Water Needs, Water Insecurity, and Human Biology

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Abstract

Water links the environment, culture, and biology. An integrative approach is needed to attain a complete picture of how water affects human biology due to its inherent interdisciplinary nature. First, this review describes advances in human water needs, thirst, and hydration strategies from a biocultural perspective. Second, it provides a critical appraisal of the literatures on water insecurity (WI) experiences and coping strategies used to mitigate WI to illustrate how they intersect to affect human biology through the embodiment framework. Deviations from water needs and heightened WI can alter hydration and coping strategies, which have implications for a suite of psychological and physiological outcomes. These disruptions are embodied in cellular damage, dehydration, nutrition, stress, mental health, cognitive impairment, aging-related effects, cardiometabolic health, and kidney function. Disrupting forces such as lifestyle changes and climate change have important implications for water needs, WI, coping and hydration strategies, and the embodiment of each.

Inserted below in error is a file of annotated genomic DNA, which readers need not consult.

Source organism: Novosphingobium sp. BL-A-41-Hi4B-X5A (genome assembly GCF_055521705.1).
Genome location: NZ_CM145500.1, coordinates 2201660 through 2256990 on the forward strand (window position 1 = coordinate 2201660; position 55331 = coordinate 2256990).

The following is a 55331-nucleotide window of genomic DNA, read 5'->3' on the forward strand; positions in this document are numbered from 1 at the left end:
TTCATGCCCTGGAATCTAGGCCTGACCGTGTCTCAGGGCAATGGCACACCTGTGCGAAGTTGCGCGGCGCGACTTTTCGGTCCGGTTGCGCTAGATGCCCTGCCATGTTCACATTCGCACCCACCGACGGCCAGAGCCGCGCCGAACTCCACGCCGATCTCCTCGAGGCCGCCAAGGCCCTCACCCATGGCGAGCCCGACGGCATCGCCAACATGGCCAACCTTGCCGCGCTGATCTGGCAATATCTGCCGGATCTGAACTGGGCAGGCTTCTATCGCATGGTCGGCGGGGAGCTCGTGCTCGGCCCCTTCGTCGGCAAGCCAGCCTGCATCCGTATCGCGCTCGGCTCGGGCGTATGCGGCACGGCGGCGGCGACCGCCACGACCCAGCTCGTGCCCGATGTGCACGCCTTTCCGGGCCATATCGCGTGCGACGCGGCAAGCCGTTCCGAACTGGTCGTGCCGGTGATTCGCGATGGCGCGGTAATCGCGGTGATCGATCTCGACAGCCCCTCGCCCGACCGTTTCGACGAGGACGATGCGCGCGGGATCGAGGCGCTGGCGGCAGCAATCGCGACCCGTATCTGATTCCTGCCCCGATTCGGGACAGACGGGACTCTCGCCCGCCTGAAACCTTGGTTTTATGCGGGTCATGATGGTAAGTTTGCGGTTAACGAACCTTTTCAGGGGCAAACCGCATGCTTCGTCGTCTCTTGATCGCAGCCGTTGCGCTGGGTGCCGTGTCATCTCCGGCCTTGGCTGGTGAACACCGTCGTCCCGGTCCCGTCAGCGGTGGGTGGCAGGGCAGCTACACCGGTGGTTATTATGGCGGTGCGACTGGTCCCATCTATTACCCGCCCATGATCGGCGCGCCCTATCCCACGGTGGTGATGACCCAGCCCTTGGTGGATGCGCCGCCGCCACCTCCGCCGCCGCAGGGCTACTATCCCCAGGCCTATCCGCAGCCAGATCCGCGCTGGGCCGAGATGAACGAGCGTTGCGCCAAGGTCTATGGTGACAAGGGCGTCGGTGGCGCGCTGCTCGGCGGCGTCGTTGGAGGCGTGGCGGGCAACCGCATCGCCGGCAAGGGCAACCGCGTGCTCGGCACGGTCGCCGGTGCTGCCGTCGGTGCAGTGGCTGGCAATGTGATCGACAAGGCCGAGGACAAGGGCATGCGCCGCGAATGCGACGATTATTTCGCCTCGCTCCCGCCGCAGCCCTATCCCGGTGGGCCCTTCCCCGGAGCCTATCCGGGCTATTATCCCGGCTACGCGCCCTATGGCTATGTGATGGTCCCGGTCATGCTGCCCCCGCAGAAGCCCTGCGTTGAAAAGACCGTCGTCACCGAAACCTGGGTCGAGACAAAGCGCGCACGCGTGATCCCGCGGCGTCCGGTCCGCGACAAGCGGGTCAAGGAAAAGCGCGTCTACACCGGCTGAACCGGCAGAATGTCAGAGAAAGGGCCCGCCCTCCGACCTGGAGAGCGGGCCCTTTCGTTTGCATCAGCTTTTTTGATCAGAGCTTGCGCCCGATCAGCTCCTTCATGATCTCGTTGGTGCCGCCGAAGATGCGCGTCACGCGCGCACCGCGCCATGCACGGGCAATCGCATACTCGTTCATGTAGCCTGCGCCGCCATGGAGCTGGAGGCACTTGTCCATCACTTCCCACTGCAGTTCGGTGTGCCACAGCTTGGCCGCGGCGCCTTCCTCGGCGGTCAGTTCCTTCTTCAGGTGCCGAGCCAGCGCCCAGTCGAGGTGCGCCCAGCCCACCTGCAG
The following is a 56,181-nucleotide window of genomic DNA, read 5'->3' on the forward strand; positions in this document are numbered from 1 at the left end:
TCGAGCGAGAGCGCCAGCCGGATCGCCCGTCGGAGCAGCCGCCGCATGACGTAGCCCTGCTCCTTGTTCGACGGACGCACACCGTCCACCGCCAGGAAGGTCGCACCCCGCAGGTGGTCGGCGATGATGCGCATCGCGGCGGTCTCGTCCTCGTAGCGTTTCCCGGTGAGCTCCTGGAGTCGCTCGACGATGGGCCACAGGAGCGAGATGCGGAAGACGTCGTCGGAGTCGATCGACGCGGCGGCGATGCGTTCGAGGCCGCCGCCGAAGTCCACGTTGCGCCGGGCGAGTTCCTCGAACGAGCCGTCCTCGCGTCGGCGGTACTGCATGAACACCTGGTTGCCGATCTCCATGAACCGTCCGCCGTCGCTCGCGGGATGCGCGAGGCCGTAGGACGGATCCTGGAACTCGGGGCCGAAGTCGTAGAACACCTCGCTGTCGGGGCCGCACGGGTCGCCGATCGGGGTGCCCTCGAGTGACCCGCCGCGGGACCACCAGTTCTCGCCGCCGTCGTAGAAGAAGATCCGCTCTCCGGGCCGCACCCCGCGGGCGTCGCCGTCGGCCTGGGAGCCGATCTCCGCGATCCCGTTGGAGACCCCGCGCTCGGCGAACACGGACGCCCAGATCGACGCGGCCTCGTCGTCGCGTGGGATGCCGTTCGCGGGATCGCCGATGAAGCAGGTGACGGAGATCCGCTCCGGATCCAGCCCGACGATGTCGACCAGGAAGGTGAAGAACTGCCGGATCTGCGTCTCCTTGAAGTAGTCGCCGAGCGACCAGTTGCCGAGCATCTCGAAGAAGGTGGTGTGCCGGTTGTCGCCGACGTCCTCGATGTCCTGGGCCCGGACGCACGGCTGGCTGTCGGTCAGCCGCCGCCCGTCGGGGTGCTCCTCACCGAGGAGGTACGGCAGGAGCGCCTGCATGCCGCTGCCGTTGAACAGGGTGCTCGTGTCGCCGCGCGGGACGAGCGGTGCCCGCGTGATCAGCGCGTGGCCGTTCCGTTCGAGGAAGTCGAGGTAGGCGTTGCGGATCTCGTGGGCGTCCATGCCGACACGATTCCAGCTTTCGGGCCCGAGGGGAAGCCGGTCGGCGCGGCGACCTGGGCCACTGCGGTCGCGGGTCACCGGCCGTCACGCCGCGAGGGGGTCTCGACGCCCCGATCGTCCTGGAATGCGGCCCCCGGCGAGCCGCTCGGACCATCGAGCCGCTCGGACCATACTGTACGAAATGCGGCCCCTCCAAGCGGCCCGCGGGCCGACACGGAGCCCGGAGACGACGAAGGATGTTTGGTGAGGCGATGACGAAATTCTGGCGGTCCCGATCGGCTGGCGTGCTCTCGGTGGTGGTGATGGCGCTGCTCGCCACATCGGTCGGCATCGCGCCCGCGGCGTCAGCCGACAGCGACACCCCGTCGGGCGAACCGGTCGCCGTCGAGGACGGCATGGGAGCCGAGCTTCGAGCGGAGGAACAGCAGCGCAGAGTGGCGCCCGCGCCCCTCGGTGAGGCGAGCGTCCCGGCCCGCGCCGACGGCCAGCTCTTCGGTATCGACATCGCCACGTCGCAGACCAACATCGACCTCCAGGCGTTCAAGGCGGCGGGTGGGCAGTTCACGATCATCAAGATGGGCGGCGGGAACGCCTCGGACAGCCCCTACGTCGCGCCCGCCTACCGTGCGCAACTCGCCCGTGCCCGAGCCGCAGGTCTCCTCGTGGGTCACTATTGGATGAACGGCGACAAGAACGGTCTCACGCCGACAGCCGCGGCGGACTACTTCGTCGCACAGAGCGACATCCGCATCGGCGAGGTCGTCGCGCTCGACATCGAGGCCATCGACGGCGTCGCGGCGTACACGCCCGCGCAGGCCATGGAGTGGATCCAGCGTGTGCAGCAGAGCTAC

Original languageEnglish (US)
Pages (from-to)93-113
Number of pages21
JournalAnnual Review of Anthropology
Volume52
DOIs
StatePublished - Oct 23 2023

All Science Journal Classification (ASJC) codes

  • Cultural Studies
  • Anthropology
  • Arts and Humanities (miscellaneous)

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